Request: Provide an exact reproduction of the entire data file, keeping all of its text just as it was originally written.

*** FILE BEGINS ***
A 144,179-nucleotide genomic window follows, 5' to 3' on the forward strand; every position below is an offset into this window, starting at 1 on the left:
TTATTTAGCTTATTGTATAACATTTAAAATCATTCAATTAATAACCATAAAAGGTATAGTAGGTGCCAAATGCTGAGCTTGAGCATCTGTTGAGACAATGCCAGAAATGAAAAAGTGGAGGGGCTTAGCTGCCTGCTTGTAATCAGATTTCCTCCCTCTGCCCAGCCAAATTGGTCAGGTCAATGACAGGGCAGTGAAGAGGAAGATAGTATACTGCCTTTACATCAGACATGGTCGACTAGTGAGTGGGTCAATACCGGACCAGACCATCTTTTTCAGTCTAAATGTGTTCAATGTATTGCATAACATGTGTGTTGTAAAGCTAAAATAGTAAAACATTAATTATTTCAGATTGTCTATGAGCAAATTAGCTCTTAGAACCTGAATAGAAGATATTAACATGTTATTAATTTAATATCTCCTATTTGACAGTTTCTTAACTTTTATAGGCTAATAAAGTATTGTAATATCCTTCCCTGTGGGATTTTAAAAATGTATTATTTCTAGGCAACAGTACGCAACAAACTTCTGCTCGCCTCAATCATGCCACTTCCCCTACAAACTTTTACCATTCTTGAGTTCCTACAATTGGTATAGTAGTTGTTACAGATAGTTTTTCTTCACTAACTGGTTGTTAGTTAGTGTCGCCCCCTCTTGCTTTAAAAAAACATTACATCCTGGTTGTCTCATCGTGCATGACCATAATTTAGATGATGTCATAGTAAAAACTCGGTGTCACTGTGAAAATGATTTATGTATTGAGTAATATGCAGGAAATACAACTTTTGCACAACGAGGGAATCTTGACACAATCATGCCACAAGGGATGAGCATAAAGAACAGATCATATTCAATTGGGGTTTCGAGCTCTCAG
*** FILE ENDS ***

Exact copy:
A 144,179-nucleotide genomic window follows, 5' to 3' on the forward strand; every position below is an offset into this window, starting at 1 on the left:
TTATTTAGCTTATTGTATAACATTTAAAATCATTCAATTAATAACCATAAAAGGTATAGTAGGTGCCAAATGCTGAGCTTGAGCATCTGTTGAGACAATGCCAGAAATGAAAAAGTGGAGGGGCTTAGCTGCCTGCTTGTAATCAGATTTCCTCCCTCTGCCCAGCCAAATTGGTCAGGTCAATGACAGGGCAGTGAAGAGGAAGATAGTATACTGCCTTTACATCAGACATGGTCGACTAGTGAGTGGGTCAATACCGGACCAGACCATCTTTTTCAGTCTAAATGTGTTCAATGTATTGCATAACATGTGTGTTGTAAAGCTAAAATAGTAAAACATTAATTATTTCAGATTGTCTATGAGCAAATTAGCTCTTAGAACCTGAATAGAAGATATTAACATGTTATTAATTTAATATCTCCTATTTGACAGTTTCTTAACTTTTATAGGCTAATAAAGTATTGTAATATCCTTCCCTGTGGGATTTTAAAAATGTATTATTTCTAGGCAACAGTACGCAACAAACTTCTGCTCGCCTCAATCATGCCACTTCCCCTACAAACTTTTACCATTCTTGAGTTCCTACAATTGGTATAGTAGTTGTTACAGATAGTTTTTCTTCACTAACTGGTTGTTAGTTAGTGTCGCCCCCTCTTGCTTTAAAAAAACATTACATCCTGGTTGTCTCATCGTGCATGACCATAATTTAGATGATGTCATAGTAAAAACTCGGTGTCACTGTGAAAATGATTTATGTATTGAGTAATATGCAGGAAATACAACTTTTGCACAACGAGGGAATCTTGACACAATCATGCCACAAGGGATGAGCATAAAGAACAGATCATATTCAATTGGGGTTTCGAGCTCTCAG